How to accurately time individual memory operations

I’ve been trying to time various CUDA operations on my GTX770 and am having difficulty understanding the results I’m getting. I’m using the clock() kernel function but am getting some pretty confusing results. Here is what I am doing:

int temp;
start = clock();
temp = 1;
stop = clock();

With this simple register assignment, I’m getting 32 clock cycles (1 cycle per thread on a full warp). This makes sense and is what one would expect. However, with shared and global memory things stop making sense:

__shared__ int temp;
start = clock();
temp = 1;
stop = clock();

This returns 73 clocks. This is NOT a multiple of 32, which doesn’t seem possible. Looking at the contents of the cubin file with “nvdisasm”, it’s doing 2 operations: set 11 to register and store to shared memory. This means shared memory storage takes 41 clock cycles! Do threads continue to increment the clock counter while they are waiting for memory access?

I’ve done a series of tests like this with many types of operations, and the results don’t seem to make sense:

Register store/load: 32 cycles
Shared memory store: 73 cycles
Shared memory load: 64 cycles
Global memory store/load (involves 4 assembly operations): ~360 cycles

By this result, global memory access only takes ~11 clock cycles, and shared memory only 2! Is this accurate or am I not understanding how clock() operates? If I am not using it correctly, is there are better way to get the results I am looking for?

Any insight would be greatly appreciated! Thanks!

The measurement might be correct, but I’m not sure that your reasoning is sound. Threads in a warp execute in parallel physically. There are no thread dependencies in the assignment of value ‘1’ to a thread-local register. I don’t see how warp size would dictate the cycles you measure. Also, the code you present is very simple–the compiler may store the value ‘1’ in the register before “start = clock()” is executed. What do you see in the cubin? Do compiler optimization flags make harmful alterations?

I would generally trust the measurements you get by reading clock()—it boils down to a single register-read operation. You may want to bookend clock() calls with memory barriers to ensure nothing funny is going on with respect to instruction re-ordering. I think __threadfence_block() would do the trick (but block size should == warp size). Depending upon what you’re trying to measure, you may want to use __threadfence() when you measure global load/stores.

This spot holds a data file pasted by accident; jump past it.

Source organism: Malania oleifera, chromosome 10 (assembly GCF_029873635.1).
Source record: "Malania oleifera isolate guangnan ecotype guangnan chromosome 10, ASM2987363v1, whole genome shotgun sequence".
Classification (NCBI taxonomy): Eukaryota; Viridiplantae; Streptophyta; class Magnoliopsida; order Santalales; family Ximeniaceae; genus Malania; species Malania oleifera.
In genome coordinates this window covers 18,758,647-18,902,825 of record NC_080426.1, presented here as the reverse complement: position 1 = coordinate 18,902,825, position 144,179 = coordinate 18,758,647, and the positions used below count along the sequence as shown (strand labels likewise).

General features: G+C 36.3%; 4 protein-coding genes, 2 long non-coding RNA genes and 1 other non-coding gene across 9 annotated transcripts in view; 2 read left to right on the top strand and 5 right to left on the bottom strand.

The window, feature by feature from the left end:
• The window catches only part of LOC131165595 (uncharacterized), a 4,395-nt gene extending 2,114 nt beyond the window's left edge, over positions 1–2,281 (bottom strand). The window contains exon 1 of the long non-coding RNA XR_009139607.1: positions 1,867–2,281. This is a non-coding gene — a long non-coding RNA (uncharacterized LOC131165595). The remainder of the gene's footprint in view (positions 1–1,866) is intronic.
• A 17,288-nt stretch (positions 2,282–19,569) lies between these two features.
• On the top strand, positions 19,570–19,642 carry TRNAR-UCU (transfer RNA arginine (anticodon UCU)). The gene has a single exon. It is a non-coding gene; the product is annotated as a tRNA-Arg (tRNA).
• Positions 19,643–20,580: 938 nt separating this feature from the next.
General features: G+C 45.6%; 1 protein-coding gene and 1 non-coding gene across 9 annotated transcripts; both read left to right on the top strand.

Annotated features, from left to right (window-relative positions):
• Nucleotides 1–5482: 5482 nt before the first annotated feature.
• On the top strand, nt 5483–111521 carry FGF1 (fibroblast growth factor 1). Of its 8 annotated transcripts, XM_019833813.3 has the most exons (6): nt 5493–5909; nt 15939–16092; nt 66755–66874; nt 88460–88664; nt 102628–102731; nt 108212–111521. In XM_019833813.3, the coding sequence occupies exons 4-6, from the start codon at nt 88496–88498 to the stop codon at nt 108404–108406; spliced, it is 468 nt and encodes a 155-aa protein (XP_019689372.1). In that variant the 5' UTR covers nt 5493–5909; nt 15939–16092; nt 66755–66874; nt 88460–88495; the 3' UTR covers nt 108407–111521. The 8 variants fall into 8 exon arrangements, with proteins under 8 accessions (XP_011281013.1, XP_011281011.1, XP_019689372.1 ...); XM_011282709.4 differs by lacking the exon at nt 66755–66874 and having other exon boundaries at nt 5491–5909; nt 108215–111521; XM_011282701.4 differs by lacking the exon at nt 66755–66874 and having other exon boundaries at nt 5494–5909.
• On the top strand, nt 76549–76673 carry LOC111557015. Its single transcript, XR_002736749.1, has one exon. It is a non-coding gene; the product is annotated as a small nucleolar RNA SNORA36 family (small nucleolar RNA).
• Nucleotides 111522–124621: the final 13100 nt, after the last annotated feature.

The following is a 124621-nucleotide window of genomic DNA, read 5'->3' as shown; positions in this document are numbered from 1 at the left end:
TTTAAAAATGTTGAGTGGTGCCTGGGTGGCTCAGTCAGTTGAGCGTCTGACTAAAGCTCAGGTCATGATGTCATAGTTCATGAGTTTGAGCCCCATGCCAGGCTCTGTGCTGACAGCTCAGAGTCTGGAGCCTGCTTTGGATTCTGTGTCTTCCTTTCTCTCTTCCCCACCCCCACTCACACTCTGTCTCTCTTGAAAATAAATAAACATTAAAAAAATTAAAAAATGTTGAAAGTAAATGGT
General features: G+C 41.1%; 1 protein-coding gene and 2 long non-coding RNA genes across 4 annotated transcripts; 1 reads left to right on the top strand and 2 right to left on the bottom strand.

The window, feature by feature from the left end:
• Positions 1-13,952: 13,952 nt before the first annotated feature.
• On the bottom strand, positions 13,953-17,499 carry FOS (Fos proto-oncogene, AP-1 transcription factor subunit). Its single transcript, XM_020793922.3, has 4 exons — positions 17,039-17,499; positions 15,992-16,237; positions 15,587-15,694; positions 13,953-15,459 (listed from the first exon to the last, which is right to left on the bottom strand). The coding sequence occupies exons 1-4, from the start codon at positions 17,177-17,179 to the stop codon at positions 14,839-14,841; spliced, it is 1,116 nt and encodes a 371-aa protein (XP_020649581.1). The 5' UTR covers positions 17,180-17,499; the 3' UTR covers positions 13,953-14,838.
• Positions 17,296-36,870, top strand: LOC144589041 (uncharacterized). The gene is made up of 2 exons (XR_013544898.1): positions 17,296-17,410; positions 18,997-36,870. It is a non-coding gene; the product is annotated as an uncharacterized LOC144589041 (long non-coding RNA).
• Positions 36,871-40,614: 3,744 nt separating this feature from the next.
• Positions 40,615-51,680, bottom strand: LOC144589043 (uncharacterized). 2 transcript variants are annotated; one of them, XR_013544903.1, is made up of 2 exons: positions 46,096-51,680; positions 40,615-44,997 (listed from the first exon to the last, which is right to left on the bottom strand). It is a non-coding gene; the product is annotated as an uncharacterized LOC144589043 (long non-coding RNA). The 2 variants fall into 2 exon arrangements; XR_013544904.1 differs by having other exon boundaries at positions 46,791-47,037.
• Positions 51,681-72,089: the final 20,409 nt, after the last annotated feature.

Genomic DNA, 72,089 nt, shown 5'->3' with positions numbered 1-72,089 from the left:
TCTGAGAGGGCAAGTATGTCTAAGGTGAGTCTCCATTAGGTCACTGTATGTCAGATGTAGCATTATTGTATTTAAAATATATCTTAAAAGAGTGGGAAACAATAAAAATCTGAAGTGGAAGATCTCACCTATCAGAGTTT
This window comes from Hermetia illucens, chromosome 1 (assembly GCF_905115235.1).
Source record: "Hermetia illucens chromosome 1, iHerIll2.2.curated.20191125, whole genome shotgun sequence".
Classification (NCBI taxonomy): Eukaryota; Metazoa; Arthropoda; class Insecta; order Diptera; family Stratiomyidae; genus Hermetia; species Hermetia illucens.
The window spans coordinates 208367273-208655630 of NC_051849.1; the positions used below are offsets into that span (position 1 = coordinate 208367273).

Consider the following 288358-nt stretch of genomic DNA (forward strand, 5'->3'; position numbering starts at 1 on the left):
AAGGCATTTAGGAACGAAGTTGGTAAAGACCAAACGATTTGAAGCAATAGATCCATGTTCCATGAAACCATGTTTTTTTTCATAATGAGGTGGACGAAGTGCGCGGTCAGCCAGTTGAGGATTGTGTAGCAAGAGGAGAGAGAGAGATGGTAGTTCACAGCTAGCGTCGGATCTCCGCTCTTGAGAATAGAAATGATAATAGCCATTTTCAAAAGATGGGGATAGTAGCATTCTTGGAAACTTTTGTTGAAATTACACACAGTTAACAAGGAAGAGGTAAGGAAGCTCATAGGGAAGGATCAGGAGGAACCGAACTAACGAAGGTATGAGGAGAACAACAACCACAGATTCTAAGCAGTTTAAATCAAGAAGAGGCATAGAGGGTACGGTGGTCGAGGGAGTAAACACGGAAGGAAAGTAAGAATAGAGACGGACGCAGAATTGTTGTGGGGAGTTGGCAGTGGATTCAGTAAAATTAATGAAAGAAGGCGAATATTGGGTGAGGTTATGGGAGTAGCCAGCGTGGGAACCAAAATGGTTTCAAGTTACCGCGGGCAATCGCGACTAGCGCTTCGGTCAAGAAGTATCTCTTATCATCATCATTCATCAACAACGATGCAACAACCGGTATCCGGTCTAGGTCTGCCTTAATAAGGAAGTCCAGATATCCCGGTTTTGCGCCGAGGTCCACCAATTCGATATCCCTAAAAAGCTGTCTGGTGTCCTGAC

Thanks for the reply!

I’ve tried adding __threadfence_block() and it hasn’t changed the results. Thanks for the tip though I’ll be sure to use it in future tests.

I’ve turned off compiler optimization and when I look at cubin, I see that the correct instructions are between the clock measurements. For example, for the first test (register assignment), the cubin looks like:

MOV32I R8, 0x1;

And the resulting 1-clock per thread (32 clocks) makes sense. My question was more about the shared-memory and global-memory results. For the shared-memory store test, the cubin was:

MOV32I R2, 0x1;
STS [RZ], R2;

this results in 73 clock cycles. If the register assignment takes 32 (from last test), how is it possible that the shared-memory store takes 41 cycles? This is not a multiple of 32…

Similarly, for the global memory store test, the cubin is:

MOV R5, c[0x0][0x14c];
SHL.W R3, R2, 0x2;
MOV32I R6, 0x1;
IADD R4.CC, R3, c[0x0][0x148];
IMAD.U32.U32.HI.X R5, R2, 0x4, R5;
ST.E [R4], R6;

Clearly global memory is a much more complex operation and it takes between 370-390 clock cycles. One again, this is not a multiple of 32. Also, I’ve read that global memory operations are very slow but this appears to be only taking ~12 cycles per thread.

Thanks again for the help.

There appears to be a lot of misconceptions in your post.

  1. If you measure the sequence
MOV32I R2, 0x1;
... //until R2 write dependency is complete
STS [RZ], R2;

you are measuring the issue latency of the STS. This time may include the following additional cycels

  • the warp is eligible but the warp scheduler does not pick the warp to issue
  • the warp is not eligible because the LSU unit is in use

It’s not uncommon for the warp scheduler to not pick an eligible warp for 100s-1000s of cycles.

You can avoid this by launching a single warp per warp scheduler, but this will impact your achieved shared memory latency.

  1. If you want to measure the dependent latency you will have to add a register dependency before the second S2R. It’s fairly difficult to add a dependency on a store. You can add a threadfence but I think you will find this greatly increases your latency. Try measuring this on a shared LD. The sequence would be
... //until R2 write dependency is complete
LDS R2, [RZ];
ADD R3, R2, 1;

This will tell you an upper bound for the execution latency.

  1. In your post you state “One gain, this is not a multiple of 32.”. What is your assumption? CC2.0 and above have no such limit.

If you want to get best case timing then you should limit yourself to 1 warp per SM or 1 warp per warp scheduler. If you want average timing then you should collect the information for all warps over a period of runs.